Paul is right that more money does not magically produce more goods in circulation over the long run. (So right, that nobody believes otherwise.) It’s because he’s right that we ought not to regard all of the prosperity of the last few decades as an illusion. Productivity growth was real and we don’t have to roll it all back and start over with a better monetary regime.
Paul’s contention that the Fed has continuously abetted the expansion of the state — its wars, its welfare, its attacks on civil liberties — is also false. The federal government uses its monopoly over the currency to finance very little of its spending. It gets almost all of its money through taxing and borrowing, and the borrowed funds come from people who are well aware of the need to charge a premium to cover the risks of inflation.
The doctor’s prescription is as mistaken as his diagnosis. The drawbacks to a gold standard are well known. If industrial demand for gold rises anywhere in the world, the real price of gold must rise — which means that the price of everything else must drop if it is measured in terms of gold. Because workers resist wage cuts, this kind of deflation is typically accompanied by a spike in unemployment and a drop in output: in other words, by a recession or depression. If the resulting economic strain leads people to fear that the government may go off the gold standard, they will respond by hoarding gold, which makes the deflation worse.
If another country’s government begins hoarding gold, the same thing happens. This is not a theoretical concern: It’s what France did in the early years of the Great Depression. Countries were forced off the gold standard, and recovered in the order they left it. Representative Paul’s strategy for dealing with the theoretical and historical arguments against the gold standard in End the Fed is to ignore all of them. All he says is that problems arose in the 1930s because of the “misuse of the gold standard.” But note that the great advantage of the gold standard is supposed to be that governments cannot manipulate it. Concede that they can and the argument is half lost.
People who see through Paul’s illogic, misapprehensions, and paranoia typically dismiss everything he has to say about money. But buried beneath all of that are some reasonable points. The Fed doesn’t have a great track record, and keeping it in its present form may not serve us well. In a recent study for the Cato Institute, three academic specialists in monetary policy noted that the Fed, in its first decades, generated a severe inflation and a severe depression; that it does not seem to have stabilized the economy; and that it has extinguished the kind of benign, productivity-driven deflation that the country sometimes experienced before the Fed’s creation.
The purpose of money, as Paul rightly describes it, is to facilitate exchange and thus the coordination of economic plans. A governmental institution with discretionary control over the money supply — which is a good working definition of a central bank — undermines that goal because no clear rule constrains it, forces it to behave predictably, and thus enables economic actors to make and coordinate their plans against a background of monetary stability. Central banking is not central planning, but it does reflect an unwarranted confidence in the ability of government officials to engineer beneficial economic outcomes.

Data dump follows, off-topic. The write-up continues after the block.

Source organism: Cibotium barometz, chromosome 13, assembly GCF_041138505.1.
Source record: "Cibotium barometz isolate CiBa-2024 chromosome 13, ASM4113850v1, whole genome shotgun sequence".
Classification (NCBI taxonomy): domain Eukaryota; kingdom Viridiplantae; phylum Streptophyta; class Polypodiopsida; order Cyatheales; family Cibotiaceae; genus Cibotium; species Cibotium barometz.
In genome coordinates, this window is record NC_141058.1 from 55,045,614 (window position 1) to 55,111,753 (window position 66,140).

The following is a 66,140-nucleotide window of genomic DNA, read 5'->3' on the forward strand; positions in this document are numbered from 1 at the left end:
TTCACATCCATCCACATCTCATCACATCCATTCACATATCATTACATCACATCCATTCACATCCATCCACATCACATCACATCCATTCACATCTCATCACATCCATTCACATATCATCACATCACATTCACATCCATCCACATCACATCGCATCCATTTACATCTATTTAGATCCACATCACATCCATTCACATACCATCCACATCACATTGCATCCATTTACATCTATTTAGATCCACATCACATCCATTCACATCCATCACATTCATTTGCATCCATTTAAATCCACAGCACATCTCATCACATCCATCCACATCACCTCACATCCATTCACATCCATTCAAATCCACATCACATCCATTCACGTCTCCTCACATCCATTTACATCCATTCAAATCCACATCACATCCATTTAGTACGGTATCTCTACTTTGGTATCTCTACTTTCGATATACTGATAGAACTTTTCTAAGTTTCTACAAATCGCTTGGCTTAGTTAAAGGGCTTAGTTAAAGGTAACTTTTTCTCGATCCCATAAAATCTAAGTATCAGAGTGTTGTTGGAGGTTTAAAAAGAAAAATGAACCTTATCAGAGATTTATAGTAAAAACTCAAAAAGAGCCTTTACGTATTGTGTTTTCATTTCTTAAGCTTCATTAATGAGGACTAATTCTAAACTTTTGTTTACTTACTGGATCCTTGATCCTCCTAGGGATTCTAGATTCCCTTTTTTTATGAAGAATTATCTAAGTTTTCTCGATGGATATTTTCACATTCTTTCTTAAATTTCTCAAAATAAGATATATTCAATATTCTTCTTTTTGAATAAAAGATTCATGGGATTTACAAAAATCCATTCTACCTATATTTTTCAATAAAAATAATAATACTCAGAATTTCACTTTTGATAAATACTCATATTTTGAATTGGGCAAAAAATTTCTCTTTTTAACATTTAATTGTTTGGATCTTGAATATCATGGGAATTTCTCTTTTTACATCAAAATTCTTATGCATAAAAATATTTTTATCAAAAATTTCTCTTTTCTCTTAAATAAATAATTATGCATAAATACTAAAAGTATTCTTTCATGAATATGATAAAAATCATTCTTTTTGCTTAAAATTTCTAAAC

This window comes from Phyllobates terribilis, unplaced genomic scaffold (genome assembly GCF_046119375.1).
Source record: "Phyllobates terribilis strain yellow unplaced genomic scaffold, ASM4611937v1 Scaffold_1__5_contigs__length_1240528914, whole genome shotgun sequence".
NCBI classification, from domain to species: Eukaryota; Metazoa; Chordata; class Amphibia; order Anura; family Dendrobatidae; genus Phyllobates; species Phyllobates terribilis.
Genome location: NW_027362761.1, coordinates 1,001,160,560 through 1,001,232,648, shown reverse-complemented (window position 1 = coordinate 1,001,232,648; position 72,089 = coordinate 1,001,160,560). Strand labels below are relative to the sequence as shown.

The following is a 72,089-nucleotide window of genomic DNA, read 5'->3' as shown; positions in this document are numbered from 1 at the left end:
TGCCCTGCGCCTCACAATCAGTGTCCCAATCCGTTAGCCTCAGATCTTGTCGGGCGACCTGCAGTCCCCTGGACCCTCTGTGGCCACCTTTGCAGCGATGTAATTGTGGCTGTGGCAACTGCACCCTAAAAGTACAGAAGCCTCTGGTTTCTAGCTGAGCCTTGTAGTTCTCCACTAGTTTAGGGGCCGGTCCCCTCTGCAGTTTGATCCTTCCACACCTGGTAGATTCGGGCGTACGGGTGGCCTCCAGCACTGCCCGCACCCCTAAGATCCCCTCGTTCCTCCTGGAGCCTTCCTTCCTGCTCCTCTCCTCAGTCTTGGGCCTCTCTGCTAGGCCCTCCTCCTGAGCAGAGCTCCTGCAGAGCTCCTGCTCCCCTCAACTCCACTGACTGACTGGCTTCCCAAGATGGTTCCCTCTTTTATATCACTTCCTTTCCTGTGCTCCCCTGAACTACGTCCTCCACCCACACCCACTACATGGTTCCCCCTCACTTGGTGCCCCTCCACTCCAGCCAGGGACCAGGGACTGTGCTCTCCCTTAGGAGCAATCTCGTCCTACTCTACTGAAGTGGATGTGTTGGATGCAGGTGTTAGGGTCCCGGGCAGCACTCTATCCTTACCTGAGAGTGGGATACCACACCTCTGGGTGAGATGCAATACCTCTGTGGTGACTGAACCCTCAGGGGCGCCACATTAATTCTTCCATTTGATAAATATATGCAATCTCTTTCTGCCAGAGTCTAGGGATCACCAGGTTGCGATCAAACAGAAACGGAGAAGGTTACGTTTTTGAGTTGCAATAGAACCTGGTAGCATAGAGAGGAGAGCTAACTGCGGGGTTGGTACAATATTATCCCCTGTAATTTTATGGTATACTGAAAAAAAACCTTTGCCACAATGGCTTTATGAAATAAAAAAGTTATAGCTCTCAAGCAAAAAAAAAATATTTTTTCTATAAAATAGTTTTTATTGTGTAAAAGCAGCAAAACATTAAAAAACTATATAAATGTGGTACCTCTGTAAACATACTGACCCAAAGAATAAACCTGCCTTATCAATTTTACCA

Replacing discretion with a sound rule would thus be a major step forward. One possible rule would force the Federal Reserve to freeze the money supply, as Paul recommends. But this rule would require prices and output to fall any time people increased their demand for money balances. Another rule would instruct the Fed to keep the price level constant from year to year. But under that rule the Fed would have to compound the blow from any negative supply shock (a disruption of the oil market, for example) by reducing the money supply. A sudden move to that rule could also cause serious economic dislocation if people were used to a higher inflation rate and had, for example, factored it into long-term debt contracts.
Considerations such as these have led some monetary economists to favor a rule that would commit the monetary authorities to stabilizing the growth of spending. Inflation would be allowed to go up or down in response to productivity shocks, and the money supply would be allowed to go up or down in response to changes in the demand for money balances. Theorists of free banking have generally agreed that if banks were allowed to issue currencies in competition with one another, something like this rule would emerge as a market equilibrium. So a government pursuing this policy would in a sense be mimicking a free-market outcome (although the choice of growth rate and starting point would admittedly have an element of arbitrariness). Scott Sumner, a professor of economics at Bentley University, has made an ingenious proposal to use futures markets to estimate the future course of nominal spending, further reducing the discretion and improving the accuracy of the monetary authority.
We have already had something of a test of this policy. Between 1982 and 2007, the Fed’s conduct of monetary policy led to a fairly consistent 5 percent annual increase in nominal spending even though it was not legally bound to produce one. This period was not the nightmare that Paul portrays but a time of relatively stable growth and low inflation. (Over the last twelve years of the period, inflation averaged 2.6 percent.) In the closing years of the period the Fed allowed nominal-spending growth to rise a bit above the trendline, which may have expanded some asset bubbles. The Fed could have corrected for this excess and then gradually reduced the growth rate of nominal spending to eliminate all long-term inflation.
Instead, starting in mid-2008, it allowed nominal spending to drop at the fastest rate since the depression within a depression of 1937–38. It even discouraged the circulation of money by paying banks interest on their reserves. The consequences of these decisions have been many and horrible. Among them are booming book sales and credibility for a congressman who does not deserve them.
— Ramesh Ponnuru is a senior editor of National Review. This article appears in the February 20, 2012, issue of National Review.